Grand Bazaar, İstanbul © Benek Özmez
Grand Bazaar, İstanbul
© Benek Özmez
Family Bonds is the subtitle for the 46th edition of the Istanbul Music Festival and when you’ve got not one, but two sets of Turkish pianist identical twins performing, why not? Other family ties include the Skride sisters, husband and wife opera singers Diana Damrau and Nicolas Testé and the Maisky family, turning the festival into something of a family affair. The three-week festival is a highlight of the Turkish classical year, attracting a huge number of visitors, with opportunities to explore this fascinating capital city – a melting pot of influences and cultures – as well as soak up music in wonderful locations.

The resident orchestra at the festival is the Borusan Istanbul Philharmonic Orchestra, long praised on these pages under its flamboyant conductor Sascha Goetzel in exotic, colourful scores. Goetzel and the Borusan open proceedings with a special gala concert which follows cocktails and an award ceremony. Star of the show is young Korean pianist Yekwon Sunwoo, Gold Medal winner at the XV Van Cliburn International Piano Competition. He plays – appropriately enough given Cliburn’s fame in tackling big Russian concertos – Rachmaninov’s Third, a massive work requiring a massive technique. And to roll out the big guns, cannon effects will be needed in Tchaikovsky’s celebratory 1812 Overture which concludes the evening.

Aya Irini © IKSV
Aya Irini

Another local ensemble – the Tekfen Philharmonic Orchestra – plays the second festival programme. Founded in 1992 under the name the Black Sea Chamber Orchestra, the ensemble gathers musicians from many countries across the Caspian region. In Istanbul, it plays Rachmaninov’s demonic Symphonic Dances under Aziz Shokhakimov, with Charlie Siem the soloist in Brahms’ Violin Concerto.

The festival has a number of visiting orchestras, none starrier than the Filarmonica della Scala, recently praised for its concerts in London, Paris and Milan for its sparkling playing under Riccardo Chailly and Myung-whun Chung. Daniel Harding conducts in Istanbul, where the focus will be on young Russian superstar pianist Daniil Trifonov, who performs Prokofiev’s Third Piano Concerto. Trifonov was part of Valery Gergiev’s “tag team” at the BBC Proms, when all five concertos were played on the same remarkable evening, and “poetry cascaded from Trifonov’s fingers, pearly rivulets of sound”. Among other starry names billed, Joyce DiDonato brings her War and Peace programme to the Hagia Eirene Museum, while Diana Damrau and Nicolas Testé sing an evening of Verdi with the Borusan.

More modest in size than the Scala, the Amsterdam Sinfonietta and English Chamber Orchestra both offer stylish nods to Classical and Baroque repertoire in their programmes. The ECO, under Gerard Schwarz, plays Beethoven’s Symphony no. 8 in F major along with two 20th-century works which, to some extent, ape ‘classical’ style: Prokofiev’s First Symphony and Poulenc’s Concerto for two pianos, where the lyrical middle movement is practically Mozart. Güher Pekinel and Süher Pekinel tackle the Poulenc, whose outer movements strut in unmistakably French fashion. The Amsterdam Sinfonietta’s programme also includes a two-piano work played by Turkish identical twins! Ferhan and Ferzan Önder play Bach and also give the Turkish première of Dobrinka Tabakova’s Concerto for Two Pianos, Percussion and Strings “Together Remember to Dance”, a festival co-commission. The Bulgarian-born composer has lived in London for the past 25 years and was last year made Composer in Residence at the BBC Concert Orchestra.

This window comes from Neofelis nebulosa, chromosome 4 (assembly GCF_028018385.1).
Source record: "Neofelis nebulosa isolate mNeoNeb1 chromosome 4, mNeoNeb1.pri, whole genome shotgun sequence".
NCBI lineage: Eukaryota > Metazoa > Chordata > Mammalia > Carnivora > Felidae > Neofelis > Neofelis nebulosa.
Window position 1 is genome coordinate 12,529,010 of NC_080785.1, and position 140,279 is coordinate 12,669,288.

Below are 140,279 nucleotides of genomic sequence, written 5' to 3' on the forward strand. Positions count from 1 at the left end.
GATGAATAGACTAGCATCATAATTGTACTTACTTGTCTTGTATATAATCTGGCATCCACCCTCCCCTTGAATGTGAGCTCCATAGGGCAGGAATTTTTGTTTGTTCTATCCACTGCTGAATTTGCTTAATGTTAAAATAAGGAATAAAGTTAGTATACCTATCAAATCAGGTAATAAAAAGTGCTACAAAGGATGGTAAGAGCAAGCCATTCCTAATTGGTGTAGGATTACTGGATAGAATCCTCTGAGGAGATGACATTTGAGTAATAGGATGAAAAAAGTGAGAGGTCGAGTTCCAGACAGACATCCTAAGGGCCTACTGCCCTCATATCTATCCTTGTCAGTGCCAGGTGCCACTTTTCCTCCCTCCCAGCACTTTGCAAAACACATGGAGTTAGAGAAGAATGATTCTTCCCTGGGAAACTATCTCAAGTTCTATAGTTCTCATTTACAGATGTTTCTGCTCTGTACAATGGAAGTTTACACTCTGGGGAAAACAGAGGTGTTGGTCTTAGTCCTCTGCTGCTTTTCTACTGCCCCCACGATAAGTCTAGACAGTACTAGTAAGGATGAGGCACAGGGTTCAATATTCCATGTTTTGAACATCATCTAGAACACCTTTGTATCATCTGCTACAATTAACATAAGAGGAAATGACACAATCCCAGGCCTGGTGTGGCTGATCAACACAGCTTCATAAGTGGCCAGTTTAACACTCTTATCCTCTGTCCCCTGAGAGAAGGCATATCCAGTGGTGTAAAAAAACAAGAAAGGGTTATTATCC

Ashkenazi Synagogue © IKSV
Ashkenazi Synagogue

There is plenty of excellent quality chamber music on offer over the three weeks. Khatia Buniatishvili and Renaud Capuçon lead the way with a tempting programme of violin sonatas by Grieg and César Franck. The Skride Quartet, led by violinist Baiba Skride, includes rare repertory by Frank Bridge alongside more familiar Mozart and Brahms. Cellist Mischa Maisky is due to receive a Lifetime Achievement Award before his concert with the Franz Liszt Chamber Orchestra, while a later recital sees him team up with Maxim Rysanov, daughter Lily and son Sascha for piano trios and quartets by Mahler, Shostakovich and Schumann.

Many venues are used for festival concerts, from the main hall at the Lütfi Kırdar International Convention and Exhibition Centre to the Hagia Eirene Museum. An excellent way of seeing the city is to take part in the festival’s Music Route which this season takes listeners on a journey around the Galata quarter of Istanbul with recitals in churches and synagogues throughout the day. Earlier in the festival, meet in the Grand Bazaar to experience the Sounds of Istanbul, curated by qanun virtuoso Hakan Güngör, exploring the music of Istanbul and its heritage of different cultures, with Turkish, Greek, Macedonian, Armenian, Syriac, Sephardic, Hebrew and Afghan music and improvisations… a great way to soak up traditional culture that makes up this fascinating city.

Click here to view all events in the festival. 

This preview was sponsored by the Istanbul Music Festival